Thursday, December 30, 2010


     "Beyond him, Nehemiah son of Azbuk, ruler of a half-district of Beth Zur, made repairs up to a point opposite the tombs of David, as far as the artificial pool and the house of the heroes."  (NIV)

     The book of Nehemiah was originally in the Hebrew scriptures as one book with the book of Ezra; both Ezra and Nehemiah were written by the priest Ezra.  Because of the very similar writing style, many scholars also believe that Ezra was the author of I and II Chronicles, and that the four books all belonged together.

Modern-day walls of Jerusalem

     Although Nehemiah was born and raised in Babylon, he was brought up with strict devotion to Jewish tradition and laws.  Nehemiah was the cup-bearer to the king of Persia - a job of responsibility and trust. The cupbearer tasted and served wine to the king.  Ancient kings had to be extremely cautious about what they ate and drank.  They used trusted servants such as Nehemiah to taste everything before they did; if the servant did not get sick, then the king and queen ate and drank.  Nehemiah held this highly trusted position under King Artaxerxes. While serving the Persian king, Nehemiah learned that Jerusalem remained in ruins after nearly a century and a half.  The temple had been rebuilt after seventy years, but the remainder of the city was in ruins;  thus, the temple overlooked broken walls and destroyed buildings.  Nehemiah was so distressed when he learned of the condition of the holy city that he went to the king and asked for funding to rebuild the city walls.  Nehemiah must have been in good graces with the king and/or very persuasive, because the king immediately agreed to help!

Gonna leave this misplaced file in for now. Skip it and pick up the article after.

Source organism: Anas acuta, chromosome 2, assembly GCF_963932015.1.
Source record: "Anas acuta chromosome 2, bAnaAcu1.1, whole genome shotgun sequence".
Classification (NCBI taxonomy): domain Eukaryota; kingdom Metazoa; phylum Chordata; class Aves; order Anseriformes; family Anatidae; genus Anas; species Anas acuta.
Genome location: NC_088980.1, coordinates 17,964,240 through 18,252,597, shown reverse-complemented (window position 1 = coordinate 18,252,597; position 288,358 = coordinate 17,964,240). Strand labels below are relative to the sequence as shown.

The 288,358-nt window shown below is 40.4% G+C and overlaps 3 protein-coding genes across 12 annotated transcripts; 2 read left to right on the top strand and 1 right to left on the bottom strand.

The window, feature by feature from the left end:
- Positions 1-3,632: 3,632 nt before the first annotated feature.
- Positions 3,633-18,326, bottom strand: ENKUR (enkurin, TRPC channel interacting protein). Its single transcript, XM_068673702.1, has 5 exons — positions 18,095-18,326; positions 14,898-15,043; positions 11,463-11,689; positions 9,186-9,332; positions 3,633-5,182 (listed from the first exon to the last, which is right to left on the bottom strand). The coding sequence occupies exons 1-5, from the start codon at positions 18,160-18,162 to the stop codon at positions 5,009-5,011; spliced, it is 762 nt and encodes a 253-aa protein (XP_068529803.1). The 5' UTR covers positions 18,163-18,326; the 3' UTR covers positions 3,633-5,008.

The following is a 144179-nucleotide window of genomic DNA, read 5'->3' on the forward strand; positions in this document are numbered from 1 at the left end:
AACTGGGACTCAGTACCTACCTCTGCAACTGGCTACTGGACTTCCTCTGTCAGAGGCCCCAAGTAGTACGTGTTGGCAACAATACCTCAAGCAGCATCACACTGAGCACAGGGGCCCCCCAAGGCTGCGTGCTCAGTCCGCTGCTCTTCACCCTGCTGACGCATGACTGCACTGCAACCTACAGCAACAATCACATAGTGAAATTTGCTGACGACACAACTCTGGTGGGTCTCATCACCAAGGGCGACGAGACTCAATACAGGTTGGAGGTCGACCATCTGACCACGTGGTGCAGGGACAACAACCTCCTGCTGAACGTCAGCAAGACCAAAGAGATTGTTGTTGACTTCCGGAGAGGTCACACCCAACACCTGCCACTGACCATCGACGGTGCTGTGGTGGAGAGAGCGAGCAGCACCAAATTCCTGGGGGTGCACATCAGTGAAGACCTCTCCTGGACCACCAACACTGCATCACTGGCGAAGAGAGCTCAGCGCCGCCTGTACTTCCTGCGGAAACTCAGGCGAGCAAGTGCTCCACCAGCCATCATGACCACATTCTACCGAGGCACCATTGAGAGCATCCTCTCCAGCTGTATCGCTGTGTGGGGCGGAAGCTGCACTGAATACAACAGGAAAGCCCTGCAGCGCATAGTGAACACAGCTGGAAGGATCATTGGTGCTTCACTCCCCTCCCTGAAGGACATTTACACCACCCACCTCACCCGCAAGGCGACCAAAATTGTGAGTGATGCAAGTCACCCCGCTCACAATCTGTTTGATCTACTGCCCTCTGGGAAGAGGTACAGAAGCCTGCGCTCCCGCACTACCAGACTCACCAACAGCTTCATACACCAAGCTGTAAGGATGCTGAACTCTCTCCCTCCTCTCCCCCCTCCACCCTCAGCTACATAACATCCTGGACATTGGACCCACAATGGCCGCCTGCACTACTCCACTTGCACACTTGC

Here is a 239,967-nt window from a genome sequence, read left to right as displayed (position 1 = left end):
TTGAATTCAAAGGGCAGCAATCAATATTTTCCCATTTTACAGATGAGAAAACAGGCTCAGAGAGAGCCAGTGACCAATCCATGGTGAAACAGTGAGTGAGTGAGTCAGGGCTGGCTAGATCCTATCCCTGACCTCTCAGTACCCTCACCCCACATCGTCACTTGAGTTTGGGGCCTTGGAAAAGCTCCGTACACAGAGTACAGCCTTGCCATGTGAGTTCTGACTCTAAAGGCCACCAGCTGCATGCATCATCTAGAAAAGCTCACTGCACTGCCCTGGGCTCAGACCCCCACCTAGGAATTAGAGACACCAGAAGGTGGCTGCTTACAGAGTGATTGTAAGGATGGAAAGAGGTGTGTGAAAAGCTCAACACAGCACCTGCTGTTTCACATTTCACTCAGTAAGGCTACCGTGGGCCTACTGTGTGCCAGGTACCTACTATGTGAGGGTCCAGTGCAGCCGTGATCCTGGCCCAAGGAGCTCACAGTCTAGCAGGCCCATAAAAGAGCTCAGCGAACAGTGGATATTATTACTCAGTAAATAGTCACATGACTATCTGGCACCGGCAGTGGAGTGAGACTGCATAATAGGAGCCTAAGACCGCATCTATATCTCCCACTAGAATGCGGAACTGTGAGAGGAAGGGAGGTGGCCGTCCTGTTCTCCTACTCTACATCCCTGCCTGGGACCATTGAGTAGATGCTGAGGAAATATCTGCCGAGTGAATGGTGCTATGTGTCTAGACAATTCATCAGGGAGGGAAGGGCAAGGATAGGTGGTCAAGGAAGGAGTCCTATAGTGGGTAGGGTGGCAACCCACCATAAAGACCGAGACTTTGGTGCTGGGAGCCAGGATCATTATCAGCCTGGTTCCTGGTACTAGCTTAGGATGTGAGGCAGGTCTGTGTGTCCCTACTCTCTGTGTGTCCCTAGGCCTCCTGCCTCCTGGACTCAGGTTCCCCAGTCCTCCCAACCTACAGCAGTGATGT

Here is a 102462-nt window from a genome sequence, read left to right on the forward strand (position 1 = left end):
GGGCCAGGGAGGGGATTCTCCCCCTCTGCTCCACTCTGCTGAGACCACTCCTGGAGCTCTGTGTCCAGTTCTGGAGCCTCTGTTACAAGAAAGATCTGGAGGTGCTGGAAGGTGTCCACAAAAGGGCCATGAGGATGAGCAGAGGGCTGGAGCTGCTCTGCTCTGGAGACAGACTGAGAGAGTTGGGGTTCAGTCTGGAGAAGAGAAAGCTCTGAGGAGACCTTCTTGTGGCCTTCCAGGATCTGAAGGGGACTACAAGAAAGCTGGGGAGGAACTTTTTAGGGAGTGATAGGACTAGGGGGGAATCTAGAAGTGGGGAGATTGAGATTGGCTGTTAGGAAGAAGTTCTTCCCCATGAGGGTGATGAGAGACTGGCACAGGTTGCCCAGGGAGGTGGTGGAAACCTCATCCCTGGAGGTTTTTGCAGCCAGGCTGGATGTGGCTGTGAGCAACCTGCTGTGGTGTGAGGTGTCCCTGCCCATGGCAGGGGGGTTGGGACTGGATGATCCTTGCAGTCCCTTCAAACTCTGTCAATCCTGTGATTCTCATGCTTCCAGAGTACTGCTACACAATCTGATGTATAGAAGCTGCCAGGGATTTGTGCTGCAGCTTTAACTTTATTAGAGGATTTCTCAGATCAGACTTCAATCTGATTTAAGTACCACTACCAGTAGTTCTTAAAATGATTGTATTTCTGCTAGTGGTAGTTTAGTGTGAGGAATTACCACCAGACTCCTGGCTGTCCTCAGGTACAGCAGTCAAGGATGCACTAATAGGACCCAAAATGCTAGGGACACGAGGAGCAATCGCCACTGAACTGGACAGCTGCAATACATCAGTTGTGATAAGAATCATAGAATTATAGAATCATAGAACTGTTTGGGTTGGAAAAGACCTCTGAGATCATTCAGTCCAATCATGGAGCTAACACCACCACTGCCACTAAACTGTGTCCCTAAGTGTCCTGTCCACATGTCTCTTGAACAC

So Nehemiah went to Jerusalem.  He had an absolutely inspired way that he convinced the people to rebuild the city walls.  He convinced each man and his family to work on the portion of the wall nearest their own home.  This created a greater enthusiasm and spirit of pride in workmanship,  It was also much more convenient that having people travel to do the work of rebuilding.  And, when the wall needed to be defended, each man was defending his own work.
     During the rebuilding process, the people of Jerusalem endured ridicule and raids from nearby Samaritans.  But they persisted and the city became a proud city once again. Miraculously, the wall was rebuilt in only fifty-two DAYS!!!  Nehemiah was a courageous and prayerful leader!  He remained in Jerusalem as Persian governor of the area for the next twelve years, teaching and leading the people in several important religious festivals which they had forgotten or abandoned over the years.
     The Bible describes Nehemiah as small of stature.  He may have been a small man, but he had a big idea and a big influence on the people of God.
     Isn't it interesting how God can take one little person and make a big difference?  Y'know, that one little person could be you...

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